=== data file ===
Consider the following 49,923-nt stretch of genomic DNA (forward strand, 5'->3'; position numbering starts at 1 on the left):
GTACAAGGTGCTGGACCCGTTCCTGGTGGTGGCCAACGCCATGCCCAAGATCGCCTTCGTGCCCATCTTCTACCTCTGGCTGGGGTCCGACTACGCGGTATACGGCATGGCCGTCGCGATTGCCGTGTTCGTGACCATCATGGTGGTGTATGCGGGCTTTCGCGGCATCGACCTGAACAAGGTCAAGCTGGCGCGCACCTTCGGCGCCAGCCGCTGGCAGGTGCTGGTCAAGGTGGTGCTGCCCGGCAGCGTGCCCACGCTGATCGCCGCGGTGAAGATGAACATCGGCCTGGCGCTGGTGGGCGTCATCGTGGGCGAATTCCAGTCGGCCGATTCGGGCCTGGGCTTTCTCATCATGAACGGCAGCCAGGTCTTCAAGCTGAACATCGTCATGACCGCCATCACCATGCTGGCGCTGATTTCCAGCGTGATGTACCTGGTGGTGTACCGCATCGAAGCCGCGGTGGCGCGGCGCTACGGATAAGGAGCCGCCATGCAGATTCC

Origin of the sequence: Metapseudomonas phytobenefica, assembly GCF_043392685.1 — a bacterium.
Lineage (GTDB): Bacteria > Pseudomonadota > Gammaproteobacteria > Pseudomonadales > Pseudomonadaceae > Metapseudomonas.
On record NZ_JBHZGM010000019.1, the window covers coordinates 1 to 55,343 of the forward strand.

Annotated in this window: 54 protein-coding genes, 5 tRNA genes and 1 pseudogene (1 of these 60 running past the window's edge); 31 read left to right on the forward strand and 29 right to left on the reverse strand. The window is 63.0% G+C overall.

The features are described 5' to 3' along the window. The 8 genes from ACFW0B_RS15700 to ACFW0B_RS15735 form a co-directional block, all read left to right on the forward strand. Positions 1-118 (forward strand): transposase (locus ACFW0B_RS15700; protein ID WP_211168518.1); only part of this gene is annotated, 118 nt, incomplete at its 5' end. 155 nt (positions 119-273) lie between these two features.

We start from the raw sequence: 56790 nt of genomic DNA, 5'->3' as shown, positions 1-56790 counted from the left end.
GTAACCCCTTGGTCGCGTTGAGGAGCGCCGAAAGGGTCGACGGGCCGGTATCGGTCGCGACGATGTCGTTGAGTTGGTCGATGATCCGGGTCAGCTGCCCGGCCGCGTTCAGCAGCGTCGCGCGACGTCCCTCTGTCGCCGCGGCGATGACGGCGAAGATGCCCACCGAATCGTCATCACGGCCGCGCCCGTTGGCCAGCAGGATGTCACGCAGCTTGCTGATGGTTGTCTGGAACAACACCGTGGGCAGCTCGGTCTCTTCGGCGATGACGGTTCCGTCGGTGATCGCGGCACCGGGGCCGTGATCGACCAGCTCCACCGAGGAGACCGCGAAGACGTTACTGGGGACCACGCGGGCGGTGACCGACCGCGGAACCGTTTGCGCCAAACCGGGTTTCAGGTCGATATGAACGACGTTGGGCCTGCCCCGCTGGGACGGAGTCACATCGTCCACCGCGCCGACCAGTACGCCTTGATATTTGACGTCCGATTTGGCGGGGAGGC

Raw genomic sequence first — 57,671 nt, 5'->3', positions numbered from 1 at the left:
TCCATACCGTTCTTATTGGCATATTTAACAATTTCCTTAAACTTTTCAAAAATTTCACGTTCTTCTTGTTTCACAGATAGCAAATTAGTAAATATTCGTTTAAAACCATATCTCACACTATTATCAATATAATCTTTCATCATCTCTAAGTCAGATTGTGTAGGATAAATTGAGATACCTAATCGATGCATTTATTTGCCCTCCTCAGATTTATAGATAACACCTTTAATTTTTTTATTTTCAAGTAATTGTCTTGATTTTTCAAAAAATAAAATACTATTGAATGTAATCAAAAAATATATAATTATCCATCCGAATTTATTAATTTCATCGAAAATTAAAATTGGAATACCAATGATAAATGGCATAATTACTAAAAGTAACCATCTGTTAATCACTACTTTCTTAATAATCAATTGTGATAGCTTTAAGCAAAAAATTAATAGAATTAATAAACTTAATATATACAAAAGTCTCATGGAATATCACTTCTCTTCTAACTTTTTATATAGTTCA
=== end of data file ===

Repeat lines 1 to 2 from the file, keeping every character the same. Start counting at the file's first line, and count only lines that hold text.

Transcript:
Consider the following 49,923-nt stretch of genomic DNA (forward strand, 5'->3'; position numbering starts at 1 on the left):
GTACAAGGTGCTGGACCCGTTCCTGGTGGTGGCCAACGCCATGCCCAAGATCGCCTTCGTGCCCATCTTCTACCTCTGGCTGGGGTCCGACTACGCGGTATACGGCATGGCCGTCGCGATTGCCGTGTTCGTGACCATCATGGTGGTGTATGCGGGCTTTCGCGGCATCGACCTGAACAAGGTCAAGCTGGCGCGCACCTTCGGCGCCAGCCGCTGGCAGGTGCTGGTCAAGGTGGTGCTGCCCGGCAGCGTGCCCACGCTGATCGCCGCGGTGAAGATGAACATCGGCCTGGCGCTGGTGGGCGTCATCGTGGGCGAATTCCAGTCGGCCGATTCGGGCCTGGGCTTTCTCATCATGAACGGCAGCCAGGTCTTCAAGCTGAACATCGTCATGACCGCCATCACCATGCTGGCGCTGATTTCCAGCGTGATGTACCTGGTGGTGTACCGCATCGAAGCCGCGGTGGCGCGGCGCTACGGATAAGGAGCCGCCATGCAGATTCC